Soybean, the 'Golden Bean' is an important oilseed and pulse crop containing about 20% edible oil and 40% protein. Soybean being legume crop, mainly draw nutrients from native pool of soil therefore the incremental doses of fertilizers will not help in increasing the productivity, rather the function of beneficial microbes particularly, that of nitrogen fixing ones will be decreased.

According to a study from a group of environmental scientists at the University of Kuopio in Finland, human urine and wood ash make a reasonably potent tomato fertilizer, boosting plant growth and fruit yield dramatically over untreated plants and nearly keeping pace with conventional fertilizer.

Due to increasing environmental concerns in the wastewater treatment sector, the environmental impacts of organic waste disposal procedures require careful evaluation. However, the impacts related to the return of organic matter to agricultural soils are difficult to assess.

Tomato (Lycopersicon esculentum) is considered as one of the most essential vegetable crops for human nutrition.

Agriculture in what is now Mexico City can be traced back to the great city of Tenochtitl

The publication titled Practical guideline on the use of urine in crop production gives practical guidance on the use of urine in crop production as a vital component of sustainable crop production and sanitation systems. It also includes guidance on how to initiate activities that will facilitate the introduction of new fertilisers to the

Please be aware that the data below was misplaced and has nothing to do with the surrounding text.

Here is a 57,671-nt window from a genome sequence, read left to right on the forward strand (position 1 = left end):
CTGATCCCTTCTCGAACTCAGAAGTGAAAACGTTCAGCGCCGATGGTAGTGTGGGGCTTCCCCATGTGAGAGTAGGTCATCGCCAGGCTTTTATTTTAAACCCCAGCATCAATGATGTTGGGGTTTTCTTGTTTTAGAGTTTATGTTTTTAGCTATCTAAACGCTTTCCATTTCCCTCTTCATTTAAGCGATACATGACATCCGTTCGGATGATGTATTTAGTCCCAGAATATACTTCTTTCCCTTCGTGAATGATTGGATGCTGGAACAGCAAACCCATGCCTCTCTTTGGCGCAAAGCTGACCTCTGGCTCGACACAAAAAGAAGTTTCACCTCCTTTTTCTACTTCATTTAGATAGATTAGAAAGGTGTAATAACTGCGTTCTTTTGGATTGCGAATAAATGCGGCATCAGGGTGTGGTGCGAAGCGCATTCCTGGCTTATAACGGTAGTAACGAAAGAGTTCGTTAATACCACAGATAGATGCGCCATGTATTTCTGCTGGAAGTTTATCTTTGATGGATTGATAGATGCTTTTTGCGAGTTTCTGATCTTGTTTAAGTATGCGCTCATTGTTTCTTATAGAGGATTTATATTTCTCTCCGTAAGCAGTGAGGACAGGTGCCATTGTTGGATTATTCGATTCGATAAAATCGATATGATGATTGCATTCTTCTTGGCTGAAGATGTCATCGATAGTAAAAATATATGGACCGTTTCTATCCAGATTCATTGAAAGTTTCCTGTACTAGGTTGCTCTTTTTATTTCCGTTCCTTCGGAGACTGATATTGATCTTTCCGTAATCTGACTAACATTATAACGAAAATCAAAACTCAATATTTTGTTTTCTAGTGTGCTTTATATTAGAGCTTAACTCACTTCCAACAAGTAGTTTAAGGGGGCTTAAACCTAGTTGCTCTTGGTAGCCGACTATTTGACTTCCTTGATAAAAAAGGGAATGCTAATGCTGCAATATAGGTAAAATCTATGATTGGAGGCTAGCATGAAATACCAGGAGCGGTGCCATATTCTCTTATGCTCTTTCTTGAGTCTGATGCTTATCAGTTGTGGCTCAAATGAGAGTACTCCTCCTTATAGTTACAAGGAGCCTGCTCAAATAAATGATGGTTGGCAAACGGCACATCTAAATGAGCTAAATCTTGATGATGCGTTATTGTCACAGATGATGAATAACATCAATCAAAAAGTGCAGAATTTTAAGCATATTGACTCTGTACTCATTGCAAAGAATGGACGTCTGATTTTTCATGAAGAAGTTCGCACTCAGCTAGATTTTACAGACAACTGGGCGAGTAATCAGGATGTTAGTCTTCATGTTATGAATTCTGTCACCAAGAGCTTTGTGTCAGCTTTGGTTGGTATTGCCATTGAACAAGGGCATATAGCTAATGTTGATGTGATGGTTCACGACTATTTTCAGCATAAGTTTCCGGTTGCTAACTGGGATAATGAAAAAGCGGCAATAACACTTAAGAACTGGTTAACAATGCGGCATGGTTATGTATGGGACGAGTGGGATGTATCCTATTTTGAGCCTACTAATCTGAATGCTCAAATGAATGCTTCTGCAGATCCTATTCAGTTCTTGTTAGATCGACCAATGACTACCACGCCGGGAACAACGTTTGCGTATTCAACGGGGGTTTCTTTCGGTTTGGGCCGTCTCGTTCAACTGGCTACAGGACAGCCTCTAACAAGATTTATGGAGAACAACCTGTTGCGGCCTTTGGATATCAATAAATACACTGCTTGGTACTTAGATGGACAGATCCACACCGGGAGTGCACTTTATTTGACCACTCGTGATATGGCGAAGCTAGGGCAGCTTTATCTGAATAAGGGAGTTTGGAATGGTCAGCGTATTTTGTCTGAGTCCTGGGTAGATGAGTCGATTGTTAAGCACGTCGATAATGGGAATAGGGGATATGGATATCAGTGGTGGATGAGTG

agricultural community.

Since March 2009, there has been a

If human urine is properly collected and used for agriculture, it contributes to improved environmental sanitation in cities and reduces the costs of crop production. The innovation lies in the integration of agriculture, environment and sanitation sectors.

To better understand the linkage between sanitation and agriculture at municipal scale, a study was carried out that addressed the following research questions:
- How does a larger investment in flush toilets affect water quality and urban farmers?
- How much of the nutrient demand of urban farmers could be covered through waste composting?

Rapid urbanisation in developing countries intensifies the challenges of making sufficient food available for the increasing urban population, and managing the related waste flow. Unlike in rural communities, there is usually little or no return of food biomass and related nutrients into the food production process. Most waste ends up on landfills or pollutes the urban environment.